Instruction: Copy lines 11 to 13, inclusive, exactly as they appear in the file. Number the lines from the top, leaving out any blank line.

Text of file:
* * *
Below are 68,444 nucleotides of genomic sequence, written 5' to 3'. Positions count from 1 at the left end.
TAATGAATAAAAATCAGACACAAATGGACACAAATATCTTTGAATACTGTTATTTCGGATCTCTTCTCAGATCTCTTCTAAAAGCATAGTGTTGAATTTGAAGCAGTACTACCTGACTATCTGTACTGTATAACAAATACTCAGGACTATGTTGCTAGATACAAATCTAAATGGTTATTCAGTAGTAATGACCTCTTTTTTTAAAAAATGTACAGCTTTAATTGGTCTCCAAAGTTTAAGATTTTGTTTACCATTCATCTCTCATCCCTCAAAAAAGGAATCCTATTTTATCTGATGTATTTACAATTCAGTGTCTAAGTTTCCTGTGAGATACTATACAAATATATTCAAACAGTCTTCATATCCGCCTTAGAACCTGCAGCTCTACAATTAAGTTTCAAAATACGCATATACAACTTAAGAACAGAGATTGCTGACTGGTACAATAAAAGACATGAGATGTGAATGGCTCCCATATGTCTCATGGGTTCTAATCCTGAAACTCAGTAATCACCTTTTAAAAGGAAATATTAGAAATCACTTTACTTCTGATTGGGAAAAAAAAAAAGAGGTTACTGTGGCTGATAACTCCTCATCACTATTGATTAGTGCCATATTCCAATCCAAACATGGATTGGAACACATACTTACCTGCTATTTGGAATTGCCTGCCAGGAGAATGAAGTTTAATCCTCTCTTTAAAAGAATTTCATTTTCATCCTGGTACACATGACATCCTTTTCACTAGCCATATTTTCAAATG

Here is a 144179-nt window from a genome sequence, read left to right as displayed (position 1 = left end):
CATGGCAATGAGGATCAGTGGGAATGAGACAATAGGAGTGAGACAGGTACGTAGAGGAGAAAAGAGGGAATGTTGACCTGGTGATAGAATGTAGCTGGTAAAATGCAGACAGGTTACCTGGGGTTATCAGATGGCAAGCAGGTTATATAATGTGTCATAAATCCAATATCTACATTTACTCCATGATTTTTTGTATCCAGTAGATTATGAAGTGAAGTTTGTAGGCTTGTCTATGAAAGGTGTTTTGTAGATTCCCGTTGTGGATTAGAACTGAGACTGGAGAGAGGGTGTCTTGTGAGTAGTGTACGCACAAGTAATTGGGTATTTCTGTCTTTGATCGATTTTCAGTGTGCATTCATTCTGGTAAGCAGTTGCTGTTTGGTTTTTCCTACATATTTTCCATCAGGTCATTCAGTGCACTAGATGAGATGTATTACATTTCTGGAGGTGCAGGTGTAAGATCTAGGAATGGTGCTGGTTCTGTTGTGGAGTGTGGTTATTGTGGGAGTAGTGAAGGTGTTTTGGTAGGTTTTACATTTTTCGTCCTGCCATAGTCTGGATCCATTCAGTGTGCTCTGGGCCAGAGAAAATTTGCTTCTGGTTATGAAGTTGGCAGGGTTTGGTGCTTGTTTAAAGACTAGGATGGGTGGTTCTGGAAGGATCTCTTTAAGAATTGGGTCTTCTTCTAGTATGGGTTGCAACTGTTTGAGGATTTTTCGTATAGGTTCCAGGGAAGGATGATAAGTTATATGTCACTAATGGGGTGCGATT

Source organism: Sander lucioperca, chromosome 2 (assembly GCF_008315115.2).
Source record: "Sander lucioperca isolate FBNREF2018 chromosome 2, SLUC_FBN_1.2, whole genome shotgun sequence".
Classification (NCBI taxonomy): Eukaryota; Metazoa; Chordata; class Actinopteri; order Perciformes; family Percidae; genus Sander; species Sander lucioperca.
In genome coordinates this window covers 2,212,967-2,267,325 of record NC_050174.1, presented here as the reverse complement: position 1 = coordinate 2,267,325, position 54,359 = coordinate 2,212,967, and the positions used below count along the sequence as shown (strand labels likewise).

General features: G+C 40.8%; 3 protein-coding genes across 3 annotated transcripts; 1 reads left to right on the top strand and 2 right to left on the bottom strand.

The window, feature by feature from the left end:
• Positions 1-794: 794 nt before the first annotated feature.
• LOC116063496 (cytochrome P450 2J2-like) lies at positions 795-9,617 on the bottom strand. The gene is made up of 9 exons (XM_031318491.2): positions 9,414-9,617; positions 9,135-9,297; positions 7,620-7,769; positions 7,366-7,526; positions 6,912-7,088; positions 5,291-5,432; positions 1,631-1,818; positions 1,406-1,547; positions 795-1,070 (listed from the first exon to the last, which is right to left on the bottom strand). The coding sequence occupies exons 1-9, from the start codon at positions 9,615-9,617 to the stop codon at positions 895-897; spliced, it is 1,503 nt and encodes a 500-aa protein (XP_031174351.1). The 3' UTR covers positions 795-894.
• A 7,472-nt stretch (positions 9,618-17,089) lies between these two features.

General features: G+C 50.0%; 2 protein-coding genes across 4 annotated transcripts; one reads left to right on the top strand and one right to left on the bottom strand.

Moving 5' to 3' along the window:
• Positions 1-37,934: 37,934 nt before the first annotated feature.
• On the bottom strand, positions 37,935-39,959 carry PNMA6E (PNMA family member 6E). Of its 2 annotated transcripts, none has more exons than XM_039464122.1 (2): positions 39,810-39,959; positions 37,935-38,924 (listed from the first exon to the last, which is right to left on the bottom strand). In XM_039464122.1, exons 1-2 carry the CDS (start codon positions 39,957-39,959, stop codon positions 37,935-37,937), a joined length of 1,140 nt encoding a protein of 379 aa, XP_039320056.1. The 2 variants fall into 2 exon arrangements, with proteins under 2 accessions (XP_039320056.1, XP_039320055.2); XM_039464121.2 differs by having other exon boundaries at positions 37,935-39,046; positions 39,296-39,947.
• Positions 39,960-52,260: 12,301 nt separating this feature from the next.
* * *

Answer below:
• Positions 1-794: 794 nt before the first annotated feature.
• LOC116063496 (cytochrome P450 2J2-like) lies at positions 795-9,617 on the bottom strand. The gene is made up of 9 exons (XM_031318491.2): positions 9,414-9,617; positions 9,135-9,297; positions 7,620-7,769; positions 7,366-7,526; positions 6,912-7,088; positions 5,291-5,432; positions 1,631-1,818; positions 1,406-1,547; positions 795-1,070 (listed from the first exon to the last, which is right to left on the bottom strand). The coding sequence occupies exons 1-9, from the start codon at positions 9,615-9,617 to the stop codon at positions 895-897; spliced, it is 1,503 nt and encodes a 500-aa protein (XP_031174351.1). The 3' UTR covers positions 795-894.
• A 7,472-nt stretch (positions 9,618-17,089) lies between these two features.